Military controllers need either the plane’s beacon code (broadcast from an electronic transponder on board) or the plane’s exact coordinates to locate a hijacked airliner—or any airplane. When the hijackers turned the transponder off, the plane was one of the thousands of green blips on the radar. They needed the information of the FAA (Federal Aviation Administration).
Ten minutes later, Nasypany decides he would not wait any longer for information. He informs his superior, Colonel Marr. On the Nodad tapes, one can not hear the voice of Marr, but these are the words of Nasypany:
Hi, sir. O.K., what—what we’re doing, we’re tryin’ to locate this guy. We can’t find him via I.F.F. [the Identification Friend or Foe system]. What we’re gonna do, we’re gonna hit up every track within a 25-mile radius of this Z-point that we put on the scope. Twenty-nine thousand [feet] heading 1-9-0 [east]. We’re just gonna do—we’re gonna try to find this guy. They can’t find him.
There’s supposedly been threats to the cockpit. So we’re just doing the thing … [off-mic conversation]
True. And probably right now with what’s going on in the cockpit, it’s probably really crazy. So, it probably needs to—that will simmer down, and we’ll probably get some better information.
American Airlines flight 11 hit the north tower of the World Trade Center just a couple of seconds after this conversation.
Fighters heading for New York
Five minutes later, Naspany gets the news a 737 hit the World Trade Center.
This is what I got. Possible news that a 737 just hit the World Trade Center. This is a real-world. And we’re trying to confirm this. Okay. Continue taking the fighters down to the New York City area, J.F.K. area, if you can. Make sure that the F.A.A. clears it— your route all the way through. Do what we gotta do, okay? Let’s press with this. It looks like this guy could have hit the World Trade Center.
At full speed, the flight from Cape Cod to New York takes about 10 minutes.
United airlines Flight 175
Meanwhile, civilian controllers on Long Island are keeping an eye on a second plane that has gone off course: United Airlines Flight 175, which is also scheduled to fly from Boston to Los Angeles. Just then, 38 minutes into its flight and now near Allentown, Pennsylvania, the plane takes a turn northeast toward Manhattan. The civilian controllers suddenly realized: this is another hijacking, and it will not land! They start speculating where this plane is heading for.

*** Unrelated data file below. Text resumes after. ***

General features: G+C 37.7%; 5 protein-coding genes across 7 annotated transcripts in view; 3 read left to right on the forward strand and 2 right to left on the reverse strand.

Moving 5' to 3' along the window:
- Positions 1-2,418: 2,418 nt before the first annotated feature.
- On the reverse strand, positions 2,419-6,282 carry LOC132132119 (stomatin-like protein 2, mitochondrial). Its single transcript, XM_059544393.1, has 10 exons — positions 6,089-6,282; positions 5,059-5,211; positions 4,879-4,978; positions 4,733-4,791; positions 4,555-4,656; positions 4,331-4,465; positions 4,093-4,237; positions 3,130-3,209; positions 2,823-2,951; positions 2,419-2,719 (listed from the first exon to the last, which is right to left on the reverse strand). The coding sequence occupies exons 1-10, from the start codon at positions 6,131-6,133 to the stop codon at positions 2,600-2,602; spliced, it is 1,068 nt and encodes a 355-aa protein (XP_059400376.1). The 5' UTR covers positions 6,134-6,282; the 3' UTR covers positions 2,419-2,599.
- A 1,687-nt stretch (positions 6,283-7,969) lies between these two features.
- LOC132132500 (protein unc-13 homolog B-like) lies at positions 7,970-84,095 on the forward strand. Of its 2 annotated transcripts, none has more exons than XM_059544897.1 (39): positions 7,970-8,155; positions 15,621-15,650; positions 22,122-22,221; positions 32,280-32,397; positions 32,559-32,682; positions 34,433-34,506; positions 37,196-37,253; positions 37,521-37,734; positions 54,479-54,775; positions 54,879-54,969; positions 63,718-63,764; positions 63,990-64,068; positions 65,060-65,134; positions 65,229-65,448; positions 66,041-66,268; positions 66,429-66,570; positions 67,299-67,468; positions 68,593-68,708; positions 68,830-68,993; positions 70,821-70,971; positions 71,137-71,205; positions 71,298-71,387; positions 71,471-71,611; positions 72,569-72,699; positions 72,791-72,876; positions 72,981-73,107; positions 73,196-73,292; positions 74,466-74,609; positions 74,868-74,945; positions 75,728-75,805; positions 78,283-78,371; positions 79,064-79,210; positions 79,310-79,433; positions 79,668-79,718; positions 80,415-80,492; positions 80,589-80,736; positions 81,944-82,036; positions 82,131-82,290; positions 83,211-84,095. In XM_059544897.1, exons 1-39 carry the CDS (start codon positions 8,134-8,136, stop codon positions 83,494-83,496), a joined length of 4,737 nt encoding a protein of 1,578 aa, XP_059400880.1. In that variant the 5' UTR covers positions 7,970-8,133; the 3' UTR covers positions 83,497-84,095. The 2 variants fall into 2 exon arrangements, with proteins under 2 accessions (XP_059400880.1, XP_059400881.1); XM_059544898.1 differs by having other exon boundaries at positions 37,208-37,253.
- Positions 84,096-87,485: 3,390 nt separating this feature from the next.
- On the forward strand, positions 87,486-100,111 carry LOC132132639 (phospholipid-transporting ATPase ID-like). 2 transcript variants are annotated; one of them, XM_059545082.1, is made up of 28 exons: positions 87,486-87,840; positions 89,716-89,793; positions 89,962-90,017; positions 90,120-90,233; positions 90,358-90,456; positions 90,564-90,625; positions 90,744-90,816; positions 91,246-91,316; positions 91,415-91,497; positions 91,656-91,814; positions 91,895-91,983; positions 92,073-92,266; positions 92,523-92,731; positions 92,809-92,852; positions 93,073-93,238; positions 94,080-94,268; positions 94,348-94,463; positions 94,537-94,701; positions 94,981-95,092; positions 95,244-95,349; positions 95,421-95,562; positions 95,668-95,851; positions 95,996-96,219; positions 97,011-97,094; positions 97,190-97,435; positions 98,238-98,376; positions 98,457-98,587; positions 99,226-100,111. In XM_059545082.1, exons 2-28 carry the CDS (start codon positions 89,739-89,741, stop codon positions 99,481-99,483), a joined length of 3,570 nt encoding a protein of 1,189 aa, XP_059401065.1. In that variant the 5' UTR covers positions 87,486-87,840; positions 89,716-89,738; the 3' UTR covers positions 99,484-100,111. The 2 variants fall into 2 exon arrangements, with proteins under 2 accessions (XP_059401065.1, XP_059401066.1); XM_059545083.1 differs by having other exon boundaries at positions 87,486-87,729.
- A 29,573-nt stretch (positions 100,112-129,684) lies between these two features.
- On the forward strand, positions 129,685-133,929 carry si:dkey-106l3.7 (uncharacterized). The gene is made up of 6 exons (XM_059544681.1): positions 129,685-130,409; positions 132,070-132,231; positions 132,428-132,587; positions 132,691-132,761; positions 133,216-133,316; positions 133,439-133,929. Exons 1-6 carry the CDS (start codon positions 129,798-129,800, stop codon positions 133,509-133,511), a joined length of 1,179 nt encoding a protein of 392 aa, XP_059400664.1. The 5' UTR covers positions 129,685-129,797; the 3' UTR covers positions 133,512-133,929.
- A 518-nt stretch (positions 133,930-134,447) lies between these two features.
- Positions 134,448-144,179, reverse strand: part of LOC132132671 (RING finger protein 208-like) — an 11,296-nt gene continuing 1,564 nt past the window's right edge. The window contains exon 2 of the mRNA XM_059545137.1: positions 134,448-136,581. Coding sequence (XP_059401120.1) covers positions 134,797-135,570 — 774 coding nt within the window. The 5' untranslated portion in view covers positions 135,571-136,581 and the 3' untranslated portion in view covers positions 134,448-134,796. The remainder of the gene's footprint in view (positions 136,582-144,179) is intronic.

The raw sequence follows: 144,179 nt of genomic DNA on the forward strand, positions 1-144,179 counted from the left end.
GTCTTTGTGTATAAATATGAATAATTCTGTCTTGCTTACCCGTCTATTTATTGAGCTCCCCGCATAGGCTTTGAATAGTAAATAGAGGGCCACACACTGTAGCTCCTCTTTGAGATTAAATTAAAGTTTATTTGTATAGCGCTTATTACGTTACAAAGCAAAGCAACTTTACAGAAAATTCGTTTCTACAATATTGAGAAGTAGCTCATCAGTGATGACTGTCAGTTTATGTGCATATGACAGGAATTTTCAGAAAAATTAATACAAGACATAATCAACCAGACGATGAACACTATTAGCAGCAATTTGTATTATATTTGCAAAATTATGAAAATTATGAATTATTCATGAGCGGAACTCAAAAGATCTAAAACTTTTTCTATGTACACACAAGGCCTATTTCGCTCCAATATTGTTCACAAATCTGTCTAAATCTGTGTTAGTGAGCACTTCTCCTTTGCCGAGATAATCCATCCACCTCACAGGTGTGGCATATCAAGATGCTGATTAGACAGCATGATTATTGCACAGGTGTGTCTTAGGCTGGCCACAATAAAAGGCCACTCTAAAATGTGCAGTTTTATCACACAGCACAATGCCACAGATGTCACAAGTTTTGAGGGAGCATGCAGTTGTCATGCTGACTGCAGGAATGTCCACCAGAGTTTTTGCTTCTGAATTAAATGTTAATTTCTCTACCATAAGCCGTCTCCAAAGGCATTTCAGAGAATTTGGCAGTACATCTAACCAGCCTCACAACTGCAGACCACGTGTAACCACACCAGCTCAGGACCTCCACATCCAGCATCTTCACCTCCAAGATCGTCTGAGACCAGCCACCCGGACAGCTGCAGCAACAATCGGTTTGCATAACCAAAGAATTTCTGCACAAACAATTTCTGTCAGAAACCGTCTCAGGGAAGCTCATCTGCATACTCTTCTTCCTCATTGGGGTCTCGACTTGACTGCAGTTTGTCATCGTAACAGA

They never thought about informing NORAD until the very last second.
A couple of seconds after impact:
Sir, we got—we’ve got an unconfirmed second hit from another aircraft. Fighters are south of—just south of Long Island, sir. Right now. Fighters are south of Long Island.
By now, the two F-15 pilots could see the smoke from the collision. Naspany wanted them over there as quickly as possible, but the FAA controllers are afraid of fast-moving fighters colliding with a passenger plane, of which there are still hundreds in the area. The fighters are directed to an area just off the coast, near Long Island.
Of course, Naspany is frustrated and calls to the leader of the Weapon team:
Okay, Foxy. Plug in. I want to make sure this is on tape.… This is what—this is what I foresee that we probably need to do. We need to talk to F.A.A. We need to tell ’em if this stuff’s gonna keep on going, we need to take those fighters on and then put ’em over Manhattan, O.K.? That’s the best thing. That’s the best play right now. So, coordinate with the F.A.A. Tell ’em if there’s more out there, which we don’t know, let’s get ’em over Manhattan. At least we got some kinda play.
The F.A.A. controllers have final authority over the fighters as long as they are in civilian airspace.
Naspany tells the Battle Cab to launch two more fighters from Langley Air Force Base in Virginia to establish a stronger presence over New York, but his request is denied!
NORAD only had four armed fighters to defend roughly a quarter of the continental United States.
Massive cuts at the end of the Cold War reduced NORAD’s fighter arsenal from 60 armed jets to just 14 across the country, and only four of NORAD’s planes belong to NEADS (Northeast Air Defense Sector) and are near Manhattan. It didn’t seem a good idea to have all four in the air at the same time, in case they’d run out of gas.
How everything became even more confusing